The recent WA Supreme Court case of Bunnings v Hanson Construction  considers a competing equities dispute between two suppliers.
The decision serves as an important reminder for businesses who supply goods or services on credit to be aware of the factors courts take into account in determining priorities between equitable interests should the debtor’s assets be insufficient to cover the debts of all creditors.
In a recent ruling, the Supreme Court of Queensland dismissed an application for the removal of caveats over a number of properties.
In DT & MF Holdings v Ascendia Accountants , the Applicants needed to establish that there existed no serious question to be tried. All attempts to do this failed.
Equitable charges came under the spotlight in a recent NSW Supreme Court ruling. In Morris Finance Ltd v Free  NSWSC the Court analysed the wording of a lease agreement. Did it contain language necessary to create an equitable charge?
The Lender looked to enforce the charge by seeking orders for judicial sale of property and ancillary orders for possession.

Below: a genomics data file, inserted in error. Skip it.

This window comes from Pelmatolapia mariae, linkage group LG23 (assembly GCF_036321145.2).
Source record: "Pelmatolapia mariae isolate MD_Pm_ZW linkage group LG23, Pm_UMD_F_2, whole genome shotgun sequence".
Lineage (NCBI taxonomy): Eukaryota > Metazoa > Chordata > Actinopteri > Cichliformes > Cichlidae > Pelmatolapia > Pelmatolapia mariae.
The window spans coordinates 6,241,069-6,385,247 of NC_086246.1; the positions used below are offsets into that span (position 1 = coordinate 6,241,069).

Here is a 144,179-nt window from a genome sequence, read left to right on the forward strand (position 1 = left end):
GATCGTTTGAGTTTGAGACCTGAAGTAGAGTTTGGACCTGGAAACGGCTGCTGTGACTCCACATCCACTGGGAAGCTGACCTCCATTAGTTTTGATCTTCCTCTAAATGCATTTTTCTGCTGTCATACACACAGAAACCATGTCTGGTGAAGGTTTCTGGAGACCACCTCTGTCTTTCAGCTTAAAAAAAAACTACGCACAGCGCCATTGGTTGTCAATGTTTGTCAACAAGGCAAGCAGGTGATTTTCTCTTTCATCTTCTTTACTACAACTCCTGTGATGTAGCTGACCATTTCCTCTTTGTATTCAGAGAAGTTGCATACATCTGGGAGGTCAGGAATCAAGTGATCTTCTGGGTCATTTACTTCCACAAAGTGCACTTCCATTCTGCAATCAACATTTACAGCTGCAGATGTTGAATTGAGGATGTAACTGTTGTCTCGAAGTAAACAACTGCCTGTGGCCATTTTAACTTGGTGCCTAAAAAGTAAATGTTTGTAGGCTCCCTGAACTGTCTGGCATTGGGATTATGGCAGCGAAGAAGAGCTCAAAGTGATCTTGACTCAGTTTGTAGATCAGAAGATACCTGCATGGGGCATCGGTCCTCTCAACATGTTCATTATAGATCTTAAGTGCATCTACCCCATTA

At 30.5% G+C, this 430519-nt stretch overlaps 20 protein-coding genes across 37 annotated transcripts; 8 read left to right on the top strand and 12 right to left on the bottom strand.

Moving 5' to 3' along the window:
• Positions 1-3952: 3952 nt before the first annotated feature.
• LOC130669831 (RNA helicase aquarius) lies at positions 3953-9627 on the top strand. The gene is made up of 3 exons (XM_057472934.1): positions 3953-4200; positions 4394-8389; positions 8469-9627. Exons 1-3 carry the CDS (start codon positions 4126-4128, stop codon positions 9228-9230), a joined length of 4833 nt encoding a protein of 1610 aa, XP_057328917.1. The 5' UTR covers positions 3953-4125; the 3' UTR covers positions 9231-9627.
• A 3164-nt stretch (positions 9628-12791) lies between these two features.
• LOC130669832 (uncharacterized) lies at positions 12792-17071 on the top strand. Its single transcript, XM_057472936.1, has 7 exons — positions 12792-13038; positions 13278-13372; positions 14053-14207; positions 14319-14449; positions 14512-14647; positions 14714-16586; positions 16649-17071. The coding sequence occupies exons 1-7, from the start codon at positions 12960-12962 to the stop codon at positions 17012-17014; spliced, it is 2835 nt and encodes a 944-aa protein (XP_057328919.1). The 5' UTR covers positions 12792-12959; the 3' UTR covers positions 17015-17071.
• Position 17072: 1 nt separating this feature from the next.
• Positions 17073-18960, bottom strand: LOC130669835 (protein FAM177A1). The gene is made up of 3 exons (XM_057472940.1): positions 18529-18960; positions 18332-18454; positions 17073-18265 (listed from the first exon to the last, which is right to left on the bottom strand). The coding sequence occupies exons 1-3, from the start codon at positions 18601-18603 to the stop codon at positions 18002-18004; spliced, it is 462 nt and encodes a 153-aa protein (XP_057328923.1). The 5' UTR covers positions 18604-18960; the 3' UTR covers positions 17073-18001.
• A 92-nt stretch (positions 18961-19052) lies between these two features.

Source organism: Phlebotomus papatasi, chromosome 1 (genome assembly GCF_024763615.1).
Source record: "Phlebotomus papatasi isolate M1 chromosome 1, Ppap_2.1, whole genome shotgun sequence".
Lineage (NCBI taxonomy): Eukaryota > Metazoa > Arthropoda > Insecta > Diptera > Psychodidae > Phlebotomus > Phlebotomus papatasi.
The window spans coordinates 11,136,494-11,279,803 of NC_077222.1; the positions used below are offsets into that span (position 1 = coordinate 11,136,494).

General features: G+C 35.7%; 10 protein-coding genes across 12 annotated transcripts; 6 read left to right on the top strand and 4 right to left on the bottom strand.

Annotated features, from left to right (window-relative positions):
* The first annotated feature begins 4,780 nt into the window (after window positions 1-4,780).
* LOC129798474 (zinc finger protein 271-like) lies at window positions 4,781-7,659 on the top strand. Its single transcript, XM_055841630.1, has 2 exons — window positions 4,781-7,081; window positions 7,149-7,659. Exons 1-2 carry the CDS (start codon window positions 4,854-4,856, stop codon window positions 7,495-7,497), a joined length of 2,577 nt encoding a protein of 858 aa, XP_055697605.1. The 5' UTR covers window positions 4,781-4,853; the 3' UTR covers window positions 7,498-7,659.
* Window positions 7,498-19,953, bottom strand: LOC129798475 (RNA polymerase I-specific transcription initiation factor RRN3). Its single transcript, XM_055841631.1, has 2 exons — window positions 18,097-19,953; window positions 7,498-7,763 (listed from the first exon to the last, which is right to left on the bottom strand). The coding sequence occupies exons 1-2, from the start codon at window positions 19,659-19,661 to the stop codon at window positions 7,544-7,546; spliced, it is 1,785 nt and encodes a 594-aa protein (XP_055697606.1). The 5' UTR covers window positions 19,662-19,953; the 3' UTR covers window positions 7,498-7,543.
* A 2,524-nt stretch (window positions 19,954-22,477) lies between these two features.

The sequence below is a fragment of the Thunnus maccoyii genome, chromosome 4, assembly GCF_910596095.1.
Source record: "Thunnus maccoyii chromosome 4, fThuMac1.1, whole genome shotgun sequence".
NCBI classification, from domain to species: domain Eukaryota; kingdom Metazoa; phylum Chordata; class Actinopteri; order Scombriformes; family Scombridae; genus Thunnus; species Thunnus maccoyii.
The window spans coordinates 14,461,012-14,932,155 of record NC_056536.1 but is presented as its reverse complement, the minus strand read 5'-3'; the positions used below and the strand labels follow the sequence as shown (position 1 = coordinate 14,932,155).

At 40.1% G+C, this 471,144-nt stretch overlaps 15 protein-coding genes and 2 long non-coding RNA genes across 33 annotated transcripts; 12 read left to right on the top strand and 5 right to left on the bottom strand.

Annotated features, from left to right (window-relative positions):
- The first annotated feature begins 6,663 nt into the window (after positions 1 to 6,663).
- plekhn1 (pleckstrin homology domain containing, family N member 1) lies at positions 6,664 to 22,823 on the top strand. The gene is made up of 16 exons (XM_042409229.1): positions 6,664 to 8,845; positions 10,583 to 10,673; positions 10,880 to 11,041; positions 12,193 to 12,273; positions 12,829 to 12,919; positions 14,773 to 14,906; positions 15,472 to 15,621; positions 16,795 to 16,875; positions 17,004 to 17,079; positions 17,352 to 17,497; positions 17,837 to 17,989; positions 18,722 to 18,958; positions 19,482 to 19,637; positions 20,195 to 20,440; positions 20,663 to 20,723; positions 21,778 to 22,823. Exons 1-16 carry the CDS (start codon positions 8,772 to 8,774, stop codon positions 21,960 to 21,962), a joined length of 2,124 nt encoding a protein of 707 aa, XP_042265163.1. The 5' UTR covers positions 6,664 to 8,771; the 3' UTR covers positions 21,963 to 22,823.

In a recent judgment a plaintiff with an equitable charge gains the upper hand in a priority dispute. However, due to raising avoidable issues, the Court deducts the unnecessary legal fees.
Morris Finance Pty Ltd v Commonwealth Bank of Australia & Ors  VSC 260 (18 May 2017) highlights the need for a clear legal strategy. Due to not having one the plaintiff had its costs reduced by 25%.
Construction of contractual terms and the concept of priority between secured lenders.
In AET SPV Management Pty Limited v Wildfire Amusements Pty Ltd the court was required to construe an agreement to determine whether a mortgagee had agreed to postpone the priority of its first registered mortgage in favour of another lender.